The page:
One for Awl

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Ben Trout

Nomad
Feb 19, 2006
300
1
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Wiltshire, GB
Very good point. The sewing kit I used to carry in my walking kit fell to bits and I still haven't replaced it three years later. I'll consider this a kick up the backside, before I really need one.

We recently went through my Grandad's tools. After a lifetime at various shipyards, time on board ship with Royal Navy and finishing his working life on Hawk cockpit canopies, he had all sorts of kit. I found this little beauty, which the rest of the family had ignored:



The kit



Ready to use



Useful blade that I can't remember the name of!



Blades packed away in the handle



With a stock of thread and a couple of needles it should be a handy little set.
 
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Toddy

Mod
Mod
Jan 21, 2005
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Funny you should kick start this one Gary :)
I've been sorting through needles and I have a huge assortment of really big sailmaker's needles, and found a pack of awl tips in beside them.
I can't see me ever using them now though.
I'll keep a small selection and pass along the rest once Son1 and GFS1 has had a look through.

M
 
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demographic

Bushcrafter (boy, I've got a lot to say!)
Apr 15, 2005
4,295
287
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By far the nicest awl Ive ever had is the one I made from an electricians screwdriver I found in tbe work skip with the tip snapped off.

I removed the insulation off the blade, attacked it with a grinder with a flap disc to make it square in section and sharpen the point.

The corners are good and sharp, as is the point, I can hit the handle with a hammer to force it into wood, twist it about and it cuts a good hole.

As its square in section I'd call it a Birdcage awl, cos thats what they were used for. Making willow birdcages.

I'll never go back to a bought one with a wooden handle again, they're not even close to being as good for my usage.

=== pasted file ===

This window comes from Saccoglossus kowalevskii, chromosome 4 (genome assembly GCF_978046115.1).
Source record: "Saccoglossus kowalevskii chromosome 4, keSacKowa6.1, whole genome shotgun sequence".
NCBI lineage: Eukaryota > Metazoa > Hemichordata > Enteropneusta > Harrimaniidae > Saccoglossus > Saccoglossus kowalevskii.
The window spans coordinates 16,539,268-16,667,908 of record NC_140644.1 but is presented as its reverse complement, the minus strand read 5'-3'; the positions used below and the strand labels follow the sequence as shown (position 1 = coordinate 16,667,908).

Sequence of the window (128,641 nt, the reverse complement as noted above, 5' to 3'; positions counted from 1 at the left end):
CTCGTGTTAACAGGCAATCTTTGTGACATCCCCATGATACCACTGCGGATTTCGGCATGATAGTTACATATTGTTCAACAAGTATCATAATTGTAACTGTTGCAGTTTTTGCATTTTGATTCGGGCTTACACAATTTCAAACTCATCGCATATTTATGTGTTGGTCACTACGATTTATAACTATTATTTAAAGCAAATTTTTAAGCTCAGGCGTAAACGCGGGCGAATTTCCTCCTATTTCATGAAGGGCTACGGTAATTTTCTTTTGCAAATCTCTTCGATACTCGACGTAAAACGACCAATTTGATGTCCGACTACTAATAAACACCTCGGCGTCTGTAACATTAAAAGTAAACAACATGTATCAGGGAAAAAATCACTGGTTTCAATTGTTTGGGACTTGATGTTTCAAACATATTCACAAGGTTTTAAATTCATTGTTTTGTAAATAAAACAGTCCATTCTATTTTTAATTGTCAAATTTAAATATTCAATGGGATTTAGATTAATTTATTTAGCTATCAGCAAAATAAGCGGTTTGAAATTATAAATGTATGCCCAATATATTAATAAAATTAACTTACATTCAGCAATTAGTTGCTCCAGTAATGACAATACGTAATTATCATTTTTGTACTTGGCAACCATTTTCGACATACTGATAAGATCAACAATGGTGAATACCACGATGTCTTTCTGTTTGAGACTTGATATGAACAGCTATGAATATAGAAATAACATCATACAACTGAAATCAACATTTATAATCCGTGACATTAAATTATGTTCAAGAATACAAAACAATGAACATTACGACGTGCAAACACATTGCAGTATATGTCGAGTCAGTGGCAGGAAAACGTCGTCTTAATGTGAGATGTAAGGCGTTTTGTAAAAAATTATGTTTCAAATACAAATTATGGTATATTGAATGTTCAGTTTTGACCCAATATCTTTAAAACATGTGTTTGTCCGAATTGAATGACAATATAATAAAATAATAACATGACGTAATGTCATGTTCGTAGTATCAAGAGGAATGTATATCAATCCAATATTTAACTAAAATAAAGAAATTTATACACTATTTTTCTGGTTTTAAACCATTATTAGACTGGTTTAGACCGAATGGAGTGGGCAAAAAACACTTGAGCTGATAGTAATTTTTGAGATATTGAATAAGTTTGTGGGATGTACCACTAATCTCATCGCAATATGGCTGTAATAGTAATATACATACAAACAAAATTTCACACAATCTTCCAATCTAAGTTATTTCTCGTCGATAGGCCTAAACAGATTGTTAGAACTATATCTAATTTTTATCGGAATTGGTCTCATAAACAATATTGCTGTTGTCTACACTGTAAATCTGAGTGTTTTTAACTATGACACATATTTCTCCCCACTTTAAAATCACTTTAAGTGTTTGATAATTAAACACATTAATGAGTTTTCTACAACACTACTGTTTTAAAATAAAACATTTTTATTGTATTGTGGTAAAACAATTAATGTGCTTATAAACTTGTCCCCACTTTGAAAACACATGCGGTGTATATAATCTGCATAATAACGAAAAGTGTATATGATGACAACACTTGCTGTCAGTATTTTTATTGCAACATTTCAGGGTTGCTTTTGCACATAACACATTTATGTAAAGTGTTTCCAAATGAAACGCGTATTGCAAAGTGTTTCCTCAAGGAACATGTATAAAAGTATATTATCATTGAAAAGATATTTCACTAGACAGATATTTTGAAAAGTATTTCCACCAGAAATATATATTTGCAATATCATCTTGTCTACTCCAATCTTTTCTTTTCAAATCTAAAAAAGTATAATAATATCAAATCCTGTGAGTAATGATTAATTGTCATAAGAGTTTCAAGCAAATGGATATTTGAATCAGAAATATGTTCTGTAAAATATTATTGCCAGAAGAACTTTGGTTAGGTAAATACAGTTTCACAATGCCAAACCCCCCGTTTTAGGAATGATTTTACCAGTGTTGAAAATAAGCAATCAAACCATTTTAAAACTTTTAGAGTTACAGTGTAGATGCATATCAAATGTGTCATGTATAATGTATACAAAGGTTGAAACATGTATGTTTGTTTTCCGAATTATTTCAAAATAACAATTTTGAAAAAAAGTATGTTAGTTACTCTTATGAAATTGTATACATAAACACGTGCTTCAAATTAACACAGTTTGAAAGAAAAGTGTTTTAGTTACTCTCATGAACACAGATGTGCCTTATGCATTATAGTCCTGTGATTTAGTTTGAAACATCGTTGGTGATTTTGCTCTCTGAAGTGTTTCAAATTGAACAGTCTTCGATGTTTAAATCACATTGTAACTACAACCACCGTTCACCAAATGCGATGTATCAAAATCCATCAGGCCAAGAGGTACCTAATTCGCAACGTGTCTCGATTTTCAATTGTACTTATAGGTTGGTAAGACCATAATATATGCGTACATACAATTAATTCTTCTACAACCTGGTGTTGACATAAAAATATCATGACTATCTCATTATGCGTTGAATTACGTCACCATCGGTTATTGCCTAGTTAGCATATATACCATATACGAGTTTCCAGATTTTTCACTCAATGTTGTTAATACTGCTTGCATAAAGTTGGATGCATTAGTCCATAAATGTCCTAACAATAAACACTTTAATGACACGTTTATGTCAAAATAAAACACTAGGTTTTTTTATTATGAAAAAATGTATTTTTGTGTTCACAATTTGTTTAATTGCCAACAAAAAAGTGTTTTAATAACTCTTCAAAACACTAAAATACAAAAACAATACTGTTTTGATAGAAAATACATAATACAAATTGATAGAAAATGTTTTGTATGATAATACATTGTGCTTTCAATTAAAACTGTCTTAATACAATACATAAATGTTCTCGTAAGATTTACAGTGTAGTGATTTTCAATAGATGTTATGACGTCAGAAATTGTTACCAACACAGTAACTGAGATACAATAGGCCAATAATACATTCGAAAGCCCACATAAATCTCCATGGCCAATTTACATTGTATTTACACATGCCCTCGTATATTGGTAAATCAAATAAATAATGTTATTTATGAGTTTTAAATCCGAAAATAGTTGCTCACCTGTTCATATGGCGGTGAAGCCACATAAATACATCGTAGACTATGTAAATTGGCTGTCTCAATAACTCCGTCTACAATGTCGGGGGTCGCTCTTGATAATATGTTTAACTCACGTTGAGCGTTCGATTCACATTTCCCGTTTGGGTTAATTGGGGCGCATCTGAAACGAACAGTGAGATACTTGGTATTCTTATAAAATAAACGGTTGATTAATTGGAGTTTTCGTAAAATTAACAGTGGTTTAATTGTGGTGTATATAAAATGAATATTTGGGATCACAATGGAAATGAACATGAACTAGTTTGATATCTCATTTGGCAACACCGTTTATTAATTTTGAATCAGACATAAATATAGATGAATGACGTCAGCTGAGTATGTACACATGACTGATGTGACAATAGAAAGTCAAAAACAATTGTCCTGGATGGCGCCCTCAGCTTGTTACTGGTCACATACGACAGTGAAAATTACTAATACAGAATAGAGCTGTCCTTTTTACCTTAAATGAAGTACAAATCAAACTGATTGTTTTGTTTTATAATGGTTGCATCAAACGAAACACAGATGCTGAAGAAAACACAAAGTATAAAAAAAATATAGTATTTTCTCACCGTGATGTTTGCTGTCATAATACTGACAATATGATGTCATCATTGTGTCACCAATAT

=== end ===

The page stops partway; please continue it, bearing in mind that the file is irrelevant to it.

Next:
Toddy

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Jan 21, 2005
35,869
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S. Lanarkshire
By far the nicest awl Ive ever had is the one I made from an electricians screwdriver I found in tbe work skip with the tip snapped off.

I removed the insulation off the blade, attacked it with a grinder with a flap disc to make it square in section and sharpen the point.

The corners are good and sharp, as is the point, I can hit the handle with a hammer to force it into wood, twist it about and it cuts a good hole.

As its square in section I'd call it a Birdcage awl, cos thats what they were used for. Making willow birdcages.

I'll never go back to a bought one with a wooden handle again, they're not even close to being as good for my usage.
I didn't know that about the Birdcage awl.
Y'know, thinking on it, there's something similar in a pack of basketmaker's tools that I bought years ago. They're out in the big shed, and I need to redd them out and have a looksee. I bought the set at a market where someone was selling off, "Well, she was an old craftworker. House full of stuff, probably be glad to see it go to someone who might use it", and I bought the whole pack of assorted stuff for a few quid. There was a beating iron in it that I wanted and it was worth it for that alone.

M
 

Stew

Bushcrafter through and through
Nov 29, 2003
5,459
483
Aylesbury
stewartjlight-knives.com
I've been going through some old posts and I though this one needed updating.

I decided to make a new awl and a point sheath for it. I still think this is an important and incredibly underrated tool.



I had a nice piece of bog oak that came from Flag Fen (About 3000 years old.) and I made a collar from antler.



The little slide on the retaining thong was inspired by the traditional lasso loops used by the Saami and the sheath was made from half tanned leather for toughness.
Certainly better looking than my cork for a cover!
 

Broch

Full Member
Jan 18, 2009